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Ed Talk: A Wake-Up Call for School Technology and Equity

Ed Talk is a biweekly opinion column. The views expressed are solely the author’s.

(Updated at 4:10 p.m.) A new strategic plan. A newly-developed definition of “equity.” Years of exponential enrollment growth. Turnover of several high-level administrators and, in a few months, two board members. The hiring of the first Chief Diversity, Equity, and Inclusion Officer. The naming of the first new superintendent in over a decade. A shutdown due to a pandemic.

It has all come to a head and has created the perfect opportunity to pause and reset.

This pandemic should serve as a wake-up call to APS and the County to identify and fix the problems with student and parent access to online information and materials.

According to APS data collected, 95% of devices accessed the system in the past few weeks. That is impressive and encouraging. It does not mean all of the remaining 5% cannot access. Some students have chosen not to engage, some may be using another device available in their home, and some may not be able to continue with school due to circumstances caused by the pandemic.

APS and the County cannot fix every issue with online learning, but they can fix the basic problems of availability of devices and internet access and need to do so before the start of the next academic year. Schools have the devices. The County needs to find a way to resolve any lack of internet access.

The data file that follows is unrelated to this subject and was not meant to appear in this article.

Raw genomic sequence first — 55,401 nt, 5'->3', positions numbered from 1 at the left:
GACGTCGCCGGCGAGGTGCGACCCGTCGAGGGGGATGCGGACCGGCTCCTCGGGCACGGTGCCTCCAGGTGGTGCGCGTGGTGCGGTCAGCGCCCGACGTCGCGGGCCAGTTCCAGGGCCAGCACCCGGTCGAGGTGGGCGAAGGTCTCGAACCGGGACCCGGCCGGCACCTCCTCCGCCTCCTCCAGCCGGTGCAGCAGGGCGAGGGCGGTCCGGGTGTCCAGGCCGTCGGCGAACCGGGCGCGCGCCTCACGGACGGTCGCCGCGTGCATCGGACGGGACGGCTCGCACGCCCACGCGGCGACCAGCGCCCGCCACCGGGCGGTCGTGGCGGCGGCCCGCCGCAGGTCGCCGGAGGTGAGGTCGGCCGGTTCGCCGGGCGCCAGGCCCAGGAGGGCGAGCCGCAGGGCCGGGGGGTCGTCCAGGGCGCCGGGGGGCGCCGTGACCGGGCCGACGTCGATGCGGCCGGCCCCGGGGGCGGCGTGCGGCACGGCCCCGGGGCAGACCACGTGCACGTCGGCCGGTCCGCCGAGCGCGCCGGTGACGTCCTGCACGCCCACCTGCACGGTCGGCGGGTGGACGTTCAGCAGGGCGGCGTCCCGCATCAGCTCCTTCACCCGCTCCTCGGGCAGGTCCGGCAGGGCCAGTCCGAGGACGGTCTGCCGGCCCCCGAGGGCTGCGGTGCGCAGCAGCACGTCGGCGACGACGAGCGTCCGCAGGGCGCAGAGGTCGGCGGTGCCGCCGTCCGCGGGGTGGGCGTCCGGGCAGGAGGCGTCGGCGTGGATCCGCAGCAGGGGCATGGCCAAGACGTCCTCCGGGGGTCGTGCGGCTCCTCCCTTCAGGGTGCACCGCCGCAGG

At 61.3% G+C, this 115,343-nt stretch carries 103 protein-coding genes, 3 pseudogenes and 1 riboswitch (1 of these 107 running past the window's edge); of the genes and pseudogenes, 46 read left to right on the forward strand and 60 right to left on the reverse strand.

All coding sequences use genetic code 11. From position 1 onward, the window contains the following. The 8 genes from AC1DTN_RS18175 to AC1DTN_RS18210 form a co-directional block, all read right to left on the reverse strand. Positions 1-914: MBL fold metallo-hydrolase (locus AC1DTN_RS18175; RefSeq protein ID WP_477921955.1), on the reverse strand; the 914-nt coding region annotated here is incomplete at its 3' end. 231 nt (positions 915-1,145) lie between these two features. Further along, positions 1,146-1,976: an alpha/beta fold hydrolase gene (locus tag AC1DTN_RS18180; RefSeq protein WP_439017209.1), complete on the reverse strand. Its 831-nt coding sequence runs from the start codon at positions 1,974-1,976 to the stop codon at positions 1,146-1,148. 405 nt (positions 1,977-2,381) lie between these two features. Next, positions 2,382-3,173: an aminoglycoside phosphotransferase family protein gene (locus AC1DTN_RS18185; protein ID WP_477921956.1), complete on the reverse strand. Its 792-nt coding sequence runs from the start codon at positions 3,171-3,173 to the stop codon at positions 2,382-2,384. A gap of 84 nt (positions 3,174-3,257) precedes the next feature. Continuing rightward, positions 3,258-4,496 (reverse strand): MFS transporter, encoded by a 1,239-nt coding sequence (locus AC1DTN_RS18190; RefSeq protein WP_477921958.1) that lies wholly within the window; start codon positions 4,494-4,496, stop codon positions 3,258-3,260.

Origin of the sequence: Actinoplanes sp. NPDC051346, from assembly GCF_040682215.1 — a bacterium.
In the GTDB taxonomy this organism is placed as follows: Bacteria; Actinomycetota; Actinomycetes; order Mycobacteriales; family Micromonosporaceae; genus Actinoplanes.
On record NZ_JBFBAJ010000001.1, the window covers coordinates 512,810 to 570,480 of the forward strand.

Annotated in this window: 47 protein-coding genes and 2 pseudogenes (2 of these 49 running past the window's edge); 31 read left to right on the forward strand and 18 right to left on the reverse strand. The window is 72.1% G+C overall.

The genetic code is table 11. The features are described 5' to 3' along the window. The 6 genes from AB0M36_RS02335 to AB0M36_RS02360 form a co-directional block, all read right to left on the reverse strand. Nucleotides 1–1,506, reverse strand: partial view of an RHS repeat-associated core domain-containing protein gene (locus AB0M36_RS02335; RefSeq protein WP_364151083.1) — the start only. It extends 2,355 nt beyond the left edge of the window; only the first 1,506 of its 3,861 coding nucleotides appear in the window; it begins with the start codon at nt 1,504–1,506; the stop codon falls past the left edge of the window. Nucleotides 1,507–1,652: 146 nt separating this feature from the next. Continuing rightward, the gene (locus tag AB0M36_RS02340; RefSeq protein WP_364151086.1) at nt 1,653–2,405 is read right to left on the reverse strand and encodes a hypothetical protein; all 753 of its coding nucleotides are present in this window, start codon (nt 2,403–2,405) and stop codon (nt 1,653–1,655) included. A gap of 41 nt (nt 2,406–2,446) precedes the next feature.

This distance learning experience is a wake-up call to APS to finally develop and implement a district-wide ed tech curriculum that serves as an effective supplement to classroom instruction and that can facilitate a seamless transition to an effective online program when necessary.

The 1:1 technology initiative has been in place 6 years and we continue to endure vast inconsistencies and insufficient teacher training in how to optimize the use of devices for the benefit of instruction and learning. We cannot wait any longer.

This is a wake-up call to build a broad, integrated network of resources with APS and County working as a unit to identify, facilitate, and deliver needed services.

The beginnings of such a network can already be seen through the efforts to identify locations for new school facilities and collaborating on data used for enrollment projections. Other signs of an emerging network include APS referring parents to County programs as alternatives to eliminated summer enrichment programs, and collaboration between APS and the County for food distribution programs and increasing internet access through mobile Wi-Fi hotspots.

These are efforts to build upon, and this is the perfect time to assess the various needs of students and families, to identify whether APS or Arlington County is responsible for addressing those needs and determine how one can support the other to facilitate filling those needs. For example, education is the primary responsibility of school while social services are a major function of government. Schools could identify students and families in need of mental health and social services and offer space for County providers to deliver the actual services.